National Rifle Association board member Ted Nugent proposed a compromise that would trade closing the gun show loophole for closing what he deemed "the federal voting loophole," which allows individuals who do not pay federal income tax to vote.
Implementing this plan would involve taking away the vote from a large number of Americans who work but do not owe federal income taxes as well as retirees and some individuals who cannot work because of illness or disability.
In a December 4 column for conspiracy website WND, Nugent -- calling himself a "prospective presidential candidate in 2016" -- framed his proposal as "a Great Compromise" and suggested that he would be willing to risk provoking the ire of gun activists (including his fellow NRA board members) in order to ensure its enactment.
The NRA vehemently opposes closing the gun show loophole -- a term used to describe the fact that many firearms sales at gun shows are conducted without a background check -- even though gun shows have been linked to firearms trafficking operations and terrorist activity. Earlier this year, the gun rights organization repeatedly spread false information about a failed U.S. Senate proposal to require background checks on sales at gun shows and at other commercial venues.
While Nugent wrote that his compromise is "mighty presidential of" him and suggested it "will make both sides of the political spectrum happy," his proposal would involve disenfranchising a substantial number of Americans.
A spokesperson for Wisconsin Gov. Scott Walker denied National Rifle Association board member Ted Nugent's claim that he collaborated with Walker during a 2011 showdown between the Republican governor and unions. Walker's denial was prompted by Nugent's recent declaration on a Detroit radio station that he "worked close with Scott Walker's team in Wisconsin when he took it away from the hippies and got rid of the debt and got some freedom back in Wisconsin."
During an October 30 Google hangout hosted by 94.7 WCSX, Nugent also said he worked closely with Texas Sen. Ted Cruz, former Michigan Gov. John Engler, Texas Gov. Rick Perry, and Texas Attorney General Greg Abbott.
On November 9 the Milwaukee Journal Sentinel reported that spokespersons from both Walker's campaign and state office denied working with Nugent. Campaign spokesperson Jonathan Wetzel stated, "We have not had any interaction with Ted Nugent," and Tom Evenson, a spokesperson for Walker's office, said there had been "no involvement" between Nugent and Walker since the 2006 NRA annual meeting in Milwaukee:
"I worked close with Scott Walker's team in Wisconsin when he took it away from the hippies and got rid of the debt and got some freedom back in Wisconsin," Nugent said.
But Walker staffers said this week that Nugent's statement simply isn't true.
The Motor City Madman doesn't know what he's talking about.
"The governor met Ted Nugent during an NRA convention in Milwaukee years ago when he was Milwaukee county executive," said Tom Evenson, spokesman for Walker's state office. "Other than that, our office has not had involvement with him."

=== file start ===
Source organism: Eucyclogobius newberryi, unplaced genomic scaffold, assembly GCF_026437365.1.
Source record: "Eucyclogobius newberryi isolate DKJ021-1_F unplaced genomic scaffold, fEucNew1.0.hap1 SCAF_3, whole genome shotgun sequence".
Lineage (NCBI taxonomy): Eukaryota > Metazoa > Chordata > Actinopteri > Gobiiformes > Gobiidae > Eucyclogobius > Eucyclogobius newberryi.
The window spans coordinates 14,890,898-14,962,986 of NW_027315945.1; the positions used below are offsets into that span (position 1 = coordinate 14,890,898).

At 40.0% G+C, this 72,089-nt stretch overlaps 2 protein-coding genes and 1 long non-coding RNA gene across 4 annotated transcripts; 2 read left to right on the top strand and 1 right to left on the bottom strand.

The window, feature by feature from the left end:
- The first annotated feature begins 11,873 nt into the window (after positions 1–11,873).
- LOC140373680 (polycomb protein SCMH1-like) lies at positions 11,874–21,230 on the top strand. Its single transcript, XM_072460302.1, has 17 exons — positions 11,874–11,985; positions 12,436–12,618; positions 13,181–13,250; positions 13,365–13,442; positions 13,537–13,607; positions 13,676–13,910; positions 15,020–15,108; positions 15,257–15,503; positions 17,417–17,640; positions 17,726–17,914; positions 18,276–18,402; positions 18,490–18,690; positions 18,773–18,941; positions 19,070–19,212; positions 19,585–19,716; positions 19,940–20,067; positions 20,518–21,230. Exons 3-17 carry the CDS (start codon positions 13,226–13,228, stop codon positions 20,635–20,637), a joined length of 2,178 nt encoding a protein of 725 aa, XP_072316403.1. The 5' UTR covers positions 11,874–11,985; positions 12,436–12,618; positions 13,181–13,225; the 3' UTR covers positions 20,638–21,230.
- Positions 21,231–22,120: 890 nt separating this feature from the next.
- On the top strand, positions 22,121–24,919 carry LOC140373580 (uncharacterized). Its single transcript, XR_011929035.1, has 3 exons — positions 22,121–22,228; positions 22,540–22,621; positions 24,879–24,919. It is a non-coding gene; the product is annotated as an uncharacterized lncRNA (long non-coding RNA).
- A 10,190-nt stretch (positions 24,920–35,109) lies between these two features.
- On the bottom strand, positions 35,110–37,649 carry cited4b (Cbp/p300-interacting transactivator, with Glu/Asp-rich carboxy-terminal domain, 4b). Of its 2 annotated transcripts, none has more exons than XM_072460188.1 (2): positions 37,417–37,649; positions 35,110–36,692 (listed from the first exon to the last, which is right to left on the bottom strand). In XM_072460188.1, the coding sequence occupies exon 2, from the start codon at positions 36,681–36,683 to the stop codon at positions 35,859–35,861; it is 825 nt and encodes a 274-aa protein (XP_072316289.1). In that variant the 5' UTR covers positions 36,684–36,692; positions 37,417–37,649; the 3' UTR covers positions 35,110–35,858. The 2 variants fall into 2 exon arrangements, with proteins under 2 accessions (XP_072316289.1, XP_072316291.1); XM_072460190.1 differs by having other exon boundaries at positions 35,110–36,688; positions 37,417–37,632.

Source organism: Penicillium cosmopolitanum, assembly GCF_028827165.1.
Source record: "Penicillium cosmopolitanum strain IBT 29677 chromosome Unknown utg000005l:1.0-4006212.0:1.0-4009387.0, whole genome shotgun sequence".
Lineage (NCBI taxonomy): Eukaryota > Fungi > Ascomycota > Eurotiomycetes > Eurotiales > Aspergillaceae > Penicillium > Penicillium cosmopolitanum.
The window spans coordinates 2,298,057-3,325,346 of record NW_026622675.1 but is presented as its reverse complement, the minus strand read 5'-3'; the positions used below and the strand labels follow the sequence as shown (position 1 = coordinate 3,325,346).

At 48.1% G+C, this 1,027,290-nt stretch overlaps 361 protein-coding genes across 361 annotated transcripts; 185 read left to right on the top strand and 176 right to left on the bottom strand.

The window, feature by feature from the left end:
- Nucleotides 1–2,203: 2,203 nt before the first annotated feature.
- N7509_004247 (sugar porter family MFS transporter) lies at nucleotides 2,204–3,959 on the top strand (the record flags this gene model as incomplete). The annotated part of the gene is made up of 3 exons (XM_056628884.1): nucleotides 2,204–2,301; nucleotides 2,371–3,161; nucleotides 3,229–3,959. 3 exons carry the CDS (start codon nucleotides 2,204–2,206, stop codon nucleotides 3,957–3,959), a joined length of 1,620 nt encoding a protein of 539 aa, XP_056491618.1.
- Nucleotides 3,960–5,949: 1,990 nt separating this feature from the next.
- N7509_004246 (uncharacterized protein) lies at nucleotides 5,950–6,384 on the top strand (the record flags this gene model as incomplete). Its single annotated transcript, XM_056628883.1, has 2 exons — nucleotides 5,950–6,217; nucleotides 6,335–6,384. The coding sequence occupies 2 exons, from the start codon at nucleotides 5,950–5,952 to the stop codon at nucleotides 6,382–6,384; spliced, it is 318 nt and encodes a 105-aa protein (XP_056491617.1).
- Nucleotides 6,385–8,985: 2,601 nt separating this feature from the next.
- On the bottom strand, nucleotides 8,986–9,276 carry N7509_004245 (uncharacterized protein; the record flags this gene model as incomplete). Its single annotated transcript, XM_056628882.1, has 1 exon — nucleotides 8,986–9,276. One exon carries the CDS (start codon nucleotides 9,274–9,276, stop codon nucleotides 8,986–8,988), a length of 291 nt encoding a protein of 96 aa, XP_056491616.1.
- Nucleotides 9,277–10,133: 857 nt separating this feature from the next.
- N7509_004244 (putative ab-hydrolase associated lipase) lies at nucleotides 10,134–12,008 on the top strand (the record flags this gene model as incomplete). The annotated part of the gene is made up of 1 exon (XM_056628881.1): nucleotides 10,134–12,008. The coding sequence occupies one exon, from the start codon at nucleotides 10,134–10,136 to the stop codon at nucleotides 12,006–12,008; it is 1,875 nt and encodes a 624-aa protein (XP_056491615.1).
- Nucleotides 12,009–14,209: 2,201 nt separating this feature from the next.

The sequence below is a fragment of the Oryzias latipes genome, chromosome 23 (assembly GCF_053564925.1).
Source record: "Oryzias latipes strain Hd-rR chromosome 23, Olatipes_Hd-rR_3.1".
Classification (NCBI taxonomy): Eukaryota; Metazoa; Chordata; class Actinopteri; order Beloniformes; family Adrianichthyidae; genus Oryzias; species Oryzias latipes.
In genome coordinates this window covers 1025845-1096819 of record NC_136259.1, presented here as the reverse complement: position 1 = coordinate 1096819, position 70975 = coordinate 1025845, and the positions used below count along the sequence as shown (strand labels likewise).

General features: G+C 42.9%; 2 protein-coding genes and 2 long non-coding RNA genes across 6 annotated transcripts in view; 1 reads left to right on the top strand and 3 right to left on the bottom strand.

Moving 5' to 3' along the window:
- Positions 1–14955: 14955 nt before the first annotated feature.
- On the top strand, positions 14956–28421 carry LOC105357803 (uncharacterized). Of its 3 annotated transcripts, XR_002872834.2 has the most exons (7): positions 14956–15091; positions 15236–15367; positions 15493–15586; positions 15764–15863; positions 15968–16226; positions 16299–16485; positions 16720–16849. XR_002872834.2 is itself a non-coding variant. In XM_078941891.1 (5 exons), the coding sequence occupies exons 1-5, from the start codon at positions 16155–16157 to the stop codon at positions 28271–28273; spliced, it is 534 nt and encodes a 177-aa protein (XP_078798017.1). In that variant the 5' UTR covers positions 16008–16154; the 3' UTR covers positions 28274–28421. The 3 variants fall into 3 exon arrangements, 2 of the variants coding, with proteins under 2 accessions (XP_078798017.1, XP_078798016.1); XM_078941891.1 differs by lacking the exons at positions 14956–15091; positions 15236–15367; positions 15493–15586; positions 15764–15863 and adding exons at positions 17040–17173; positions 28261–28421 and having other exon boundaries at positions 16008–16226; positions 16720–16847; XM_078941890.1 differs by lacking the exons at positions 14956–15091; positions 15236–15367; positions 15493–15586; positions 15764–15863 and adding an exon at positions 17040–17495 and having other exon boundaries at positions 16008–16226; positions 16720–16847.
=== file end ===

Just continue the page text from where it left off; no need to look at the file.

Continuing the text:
The NRA held its national convention here in 2006, and Nugent -- best known for such hits at "Cat Scratch Fever" and "Dog Eat Dog" -- performed the national anthem on his guitar, as Walker recalled in this interview.
Nugent did campaign last year in Sturtevant for former Wisconsin Gov. Tommy Thompson during his failed bid for a U.S. Senate seat.
But officials say he has never worked with the Walker campaign.
"We have not had any interaction with Ted Nugent," said campaign spokesman Jonathan Wetzel. [emphasis in original]
Evenson also issued a denial to the Wisconsin State Journal.
National Rifle Association board member and conservative columnist Ted Nugent claimed that an FBI investigation into the fatal police shooting of a teenager with a pellet gun was "another hollow attempt" by President Obama "to stir up racial controversy and divide America further in order to keep Americans from focusing on the gross ineptitude of Obamacare and the never-ending scourge of lies and scams spun by his administration."
On October 22, 13-year-old Andy Lopez was shot seven times by a sheriff's deputy in Santa Rosa, California. The deputy, identified by media as a "gun expert", apparently believed that the pellet gun Lopez was spotted carrying was an AK-47 assault weapon. Indeed, the toy gun had a striking resemblance to a real AK-47. Controversy stemming from the shooting has spurred numerous protests and vigils in Santa Rosa.
In addition to internal investigations by two local law enforcement agencies, the FBI has begun an independent investigation. An FBI spokesperson told local newspaper The Press Democrat that "It's a civil rights-type of case." Local law enforcement have welcomed the FBI investigation, with Sheriff Steve Freitas stating, "They notified us what they were going to do and we said 'Great we'll welcome that.'"
The premise of Nugent's column -- that the investigation is meant to create racial strife -- is suspect. Civil rights investigations are not always about racial discrimination. In fact, according to the FBI, the most common civil rights complaint "involves allegations of excessive use of force by law enforcement personnel."
National Rifle Association board member and conservative columnist Ted Nugent claimed on a Detroit radio station that he works closely with a number of prominent Republican officeholders, including Texas Sen. Ted Cruz, Wisconsin Gov. Scott Walker, Michigan Gov. John Engler, Texas Gov. Rick Perry, and Texas Attorney General Greg Abbott.